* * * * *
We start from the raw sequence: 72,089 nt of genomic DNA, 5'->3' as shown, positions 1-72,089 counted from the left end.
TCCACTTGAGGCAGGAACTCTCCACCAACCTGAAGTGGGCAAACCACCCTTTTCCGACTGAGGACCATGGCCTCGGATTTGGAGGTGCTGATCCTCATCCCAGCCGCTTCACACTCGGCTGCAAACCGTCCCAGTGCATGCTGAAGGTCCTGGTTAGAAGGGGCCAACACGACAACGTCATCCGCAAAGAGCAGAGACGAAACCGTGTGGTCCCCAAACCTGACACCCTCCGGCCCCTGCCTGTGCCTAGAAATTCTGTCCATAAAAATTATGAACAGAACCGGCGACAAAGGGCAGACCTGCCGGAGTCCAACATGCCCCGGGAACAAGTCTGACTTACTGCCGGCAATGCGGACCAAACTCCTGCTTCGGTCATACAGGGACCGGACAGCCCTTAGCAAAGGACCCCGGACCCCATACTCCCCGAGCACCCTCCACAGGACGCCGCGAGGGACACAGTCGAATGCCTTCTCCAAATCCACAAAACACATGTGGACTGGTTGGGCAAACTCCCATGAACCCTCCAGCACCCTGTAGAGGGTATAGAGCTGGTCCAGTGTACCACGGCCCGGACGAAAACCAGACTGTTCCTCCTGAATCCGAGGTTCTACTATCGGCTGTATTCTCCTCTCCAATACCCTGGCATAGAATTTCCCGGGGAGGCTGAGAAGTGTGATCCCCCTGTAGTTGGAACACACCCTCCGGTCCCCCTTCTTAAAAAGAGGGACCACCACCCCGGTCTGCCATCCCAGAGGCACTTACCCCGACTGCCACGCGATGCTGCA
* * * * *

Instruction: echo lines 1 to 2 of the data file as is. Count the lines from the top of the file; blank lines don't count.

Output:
We start from the raw sequence: 72,089 nt of genomic DNA, 5'->3' as shown, positions 1-72,089 counted from the left end.
TCCACTTGAGGCAGGAACTCTCCACCAACCTGAAGTGGGCAAACCACCCTTTTCCGACTGAGGACCATGGCCTCGGATTTGGAGGTGCTGATCCTCATCCCAGCCGCTTCACACTCGGCTGCAAACCGTCCCAGTGCATGCTGAAGGTCCTGGTTAGAAGGGGCCAACACGACAACGTCATCCGCAAAGAGCAGAGACGAAACCGTGTGGTCCCCAAACCTGACACCCTCCGGCCCCTGCCTGTGCCTAGAAATTCTGTCCATAAAAATTATGAACAGAACCGGCGACAAAGGGCAGACCTGCCGGAGTCCAACATGCCCCGGGAACAAGTCTGACTTACTGCCGGCAATGCGGACCAAACTCCTGCTTCGGTCATACAGGGACCGGACAGCCCTTAGCAAAGGACCCCGGACCCCATACTCCCCGAGCACCCTCCACAGGACGCCGCGAGGGACACAGTCGAATGCCTTCTCCAAATCCACAAAACACATGTGGACTGGTTGGGCAAACTCCCATGAACCCTCCAGCACCCTGTAGAGGGTATAGAGCTGGTCCAGTGTACCACGGCCCGGACGAAAACCAGACTGTTCCTCCTGAATCCGAGGTTCTACTATCGGCTGTATTCTCCTCTCCAATACCCTGGCATAGAATTTCCCGGGGAGGCTGAGAAGTGTGATCCCCCTGTAGTTGGAACACACCCTCCGGTCCCCCTTCTTAAAAAGAGGGACCACCACCCCGGTCTGCCATCCCAGAGGCACTTACCCCGACTGCCACGCGATGCTGCA